Ozone research managers say no room for complacency on ozone layer recovery


Published on 30 July 2021

Systematic observations are vital to understand impact of changing climate

Ozone experts from around the world have stressed the importance of systematic observations to monitor the state of the ozone layer and the presence of ozone-depleting substances, and to increase understanding of the impact of climate change on the Earth’s protective shield against harmful ultraviolet rays.

The stratospheric ozone layer is on the way to recovery thanks to actions taken under the Vienna Convention for the Protection of the Ozone Layer and the Montreal Protocol on Substances that Deplete the Ozone Layer. But there is no room for complacency, according to a meeting of Ozone Research Managers (ORM).

The five-day virtual meeting examined a number of new developments since the last meeting in 2017. These included the impact of rising surface temperatures in Polar regions on stratospheric ozone; unexpected emissions of a banned substance known as CFC-11; and international action to phase down the production and consumption of  hydrofluorocarbons (HFCs), which are potent greenhouse gases and damaging to the climate.

“Measurements of ozone, ozone-depleting substances and their replacements remain the cornerstone of stratospheric ozone research. These measurements are required to monitor the success of the Montreal Protocol, to assess new factors that can slow down ozone recoveryand to support studies of ozone evolution in a changing climate, " according to the ORM recommendations.

Click to watch the movie of the annual progression of the means for a month on NASA Ozone Watch website.

The meeting reviewed ongoing national and international research and monitoring programmes to ensure proper co-ordination of these programmes and identify gaps that need to be addressed, noting the need for more resources for ground-based stations, especially those which produce long-term records of ozone, trace gases and ultra-violet (UV) radiation. This would require considerable sustained funding and strong international cooperation and capacity development. Continued efforts are required to support long-term observational data sets including their resourcing.

A number of presentations and national reports emphasized that systematic atmospheric composition observations remain critical for monitoring and understanding long-term changes in the ozone layer, as well as changes in atmospheric composition, circulation, and climate. Continuing observations will be required for many decades for the verification of the ozone recovery from ozone depleting substances and to understand interactions with the changing climate.

The ORM recommendations were presented to a meeting of the Conference of the Parties to the Vienna Convention on 28 July. The findings will also be used as input for the next WMO/UN Environment Programme (UNEP) Scientific Assessment of Ozone Depletion in 2022. The most recent assessment, in 2018, concluded that the ozone layer is on the path of recovery and to the potential return of the ozone values over Antarctica to pre-1980 levels by 2060.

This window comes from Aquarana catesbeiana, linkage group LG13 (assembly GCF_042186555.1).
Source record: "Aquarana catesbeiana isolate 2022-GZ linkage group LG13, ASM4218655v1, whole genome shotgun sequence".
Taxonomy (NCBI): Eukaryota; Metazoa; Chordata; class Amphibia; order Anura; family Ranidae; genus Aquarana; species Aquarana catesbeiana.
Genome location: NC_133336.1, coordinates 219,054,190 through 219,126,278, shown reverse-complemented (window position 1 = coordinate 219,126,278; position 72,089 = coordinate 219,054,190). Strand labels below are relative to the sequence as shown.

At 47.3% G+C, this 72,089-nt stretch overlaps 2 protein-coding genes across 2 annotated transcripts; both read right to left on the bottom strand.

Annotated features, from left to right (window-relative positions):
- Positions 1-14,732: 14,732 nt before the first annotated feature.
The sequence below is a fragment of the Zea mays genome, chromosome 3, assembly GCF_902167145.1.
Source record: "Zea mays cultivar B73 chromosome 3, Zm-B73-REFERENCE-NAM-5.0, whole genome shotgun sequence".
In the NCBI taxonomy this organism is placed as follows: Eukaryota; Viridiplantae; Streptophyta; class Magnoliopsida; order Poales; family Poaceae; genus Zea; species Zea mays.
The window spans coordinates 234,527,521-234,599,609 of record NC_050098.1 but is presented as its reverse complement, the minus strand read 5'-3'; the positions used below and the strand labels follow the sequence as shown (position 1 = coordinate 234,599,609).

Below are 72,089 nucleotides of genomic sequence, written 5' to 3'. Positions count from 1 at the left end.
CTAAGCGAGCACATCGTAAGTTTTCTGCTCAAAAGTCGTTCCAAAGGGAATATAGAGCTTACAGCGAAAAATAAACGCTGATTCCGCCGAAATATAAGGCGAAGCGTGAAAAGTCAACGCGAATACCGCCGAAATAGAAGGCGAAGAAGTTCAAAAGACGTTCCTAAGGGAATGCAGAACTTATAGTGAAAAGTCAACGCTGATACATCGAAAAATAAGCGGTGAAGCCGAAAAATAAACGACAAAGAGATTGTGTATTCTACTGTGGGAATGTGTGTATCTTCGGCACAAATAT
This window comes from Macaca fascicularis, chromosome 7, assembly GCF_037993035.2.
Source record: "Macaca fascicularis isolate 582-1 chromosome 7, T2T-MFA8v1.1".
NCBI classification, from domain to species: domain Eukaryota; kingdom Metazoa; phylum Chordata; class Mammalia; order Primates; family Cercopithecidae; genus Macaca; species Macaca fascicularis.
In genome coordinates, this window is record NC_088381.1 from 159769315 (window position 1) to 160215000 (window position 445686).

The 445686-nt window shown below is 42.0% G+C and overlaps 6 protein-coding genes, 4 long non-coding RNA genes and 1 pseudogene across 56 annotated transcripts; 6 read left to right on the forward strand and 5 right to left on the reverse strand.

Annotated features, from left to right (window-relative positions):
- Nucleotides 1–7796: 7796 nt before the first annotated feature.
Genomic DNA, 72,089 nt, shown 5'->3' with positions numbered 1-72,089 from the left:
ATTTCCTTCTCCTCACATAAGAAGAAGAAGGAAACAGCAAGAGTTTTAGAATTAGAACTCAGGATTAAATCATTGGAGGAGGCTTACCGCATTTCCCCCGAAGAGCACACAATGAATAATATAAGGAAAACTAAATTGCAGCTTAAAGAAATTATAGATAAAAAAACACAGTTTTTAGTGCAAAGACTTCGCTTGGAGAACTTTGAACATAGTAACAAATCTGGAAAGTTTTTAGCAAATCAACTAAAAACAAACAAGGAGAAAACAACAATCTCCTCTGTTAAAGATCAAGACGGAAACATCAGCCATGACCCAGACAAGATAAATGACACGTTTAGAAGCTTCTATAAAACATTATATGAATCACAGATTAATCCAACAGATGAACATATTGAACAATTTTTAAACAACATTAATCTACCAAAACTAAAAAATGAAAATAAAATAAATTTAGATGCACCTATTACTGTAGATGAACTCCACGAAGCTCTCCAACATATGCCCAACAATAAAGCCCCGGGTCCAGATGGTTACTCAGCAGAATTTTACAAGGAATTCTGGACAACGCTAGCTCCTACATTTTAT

The ORM adopted a number of key recommendations which will be put forward to the parties for discussion and adoption at the Thirty-third Meeting of the Parties to the Montreal Protocol due to be held online in October of this year.

Research needs

The ORM11 recommended increased research to improve

  • understanding of global emissions of ozone-depleting substances (ODSs)
  • hydrofluorocarbons (HFCs) and related gases
  • stratospheric ozone – climate coupling
  • aviation, rockets and climate intervention.

The recent research into the unexpected CFC-11 emissions underlines the value of improved estimates of ODS emissions globally. To improve estimation calculations and atmospheric monitoring, the ORM recommends expanding the top-down emission capability to cover much more of the Earth’s surface, and refining the bottom-up emission estimates globally and regionally in conjunction with improved reporting of production.

Hydrofluorocarbons (HFCs)

The emissions of ozone-friendly, but potent climate warming HFCs in the cooling sector (air conditioning and refrigeration) continue to increase. The Kigali Amendment, which came into force in 2019, limits the continued production and consumption of HFCs, contributing to climate protection. However, monitoring the continued evolution of HFCs requires global data gathering to ensure any climate gains to be made by the Amendment are maintained.

Stratospheric ozone – climate coupling

The future evolution of the stratospheric ozone layer will depend not just on the decline of ODS concentrations, but also on how climate will affect stratospheric temperatures and circulation and continue to support the need for better understanding of regional stratospheric ozone processes. While the tropics are a key area for chemistry-climate interactions, the future ozone changes in that area will depend on climate change. Similarly, recent changes in both the Antarctic and the Arctic stratosphere may reflect composition-climate interactions. Understanding the evolution in the Arctic is a key challenge. Future research should focus on understanding the role of climate change in the evolution of polar stratospheric ozone.

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More information

Click on the above image and drag the weather balloon in this infographic from the The Copernicus Atmosphere Monitoring Service (CAMS). CAMS combines ozone observations with models of the atmosphere to generate records and forecasts.

The above video explains the role of the ozone layer, the formation of the ozone hole and how Copernicus Atmosphere Monitoring Service monitors atmospheric ozone to help keep our planet healthy.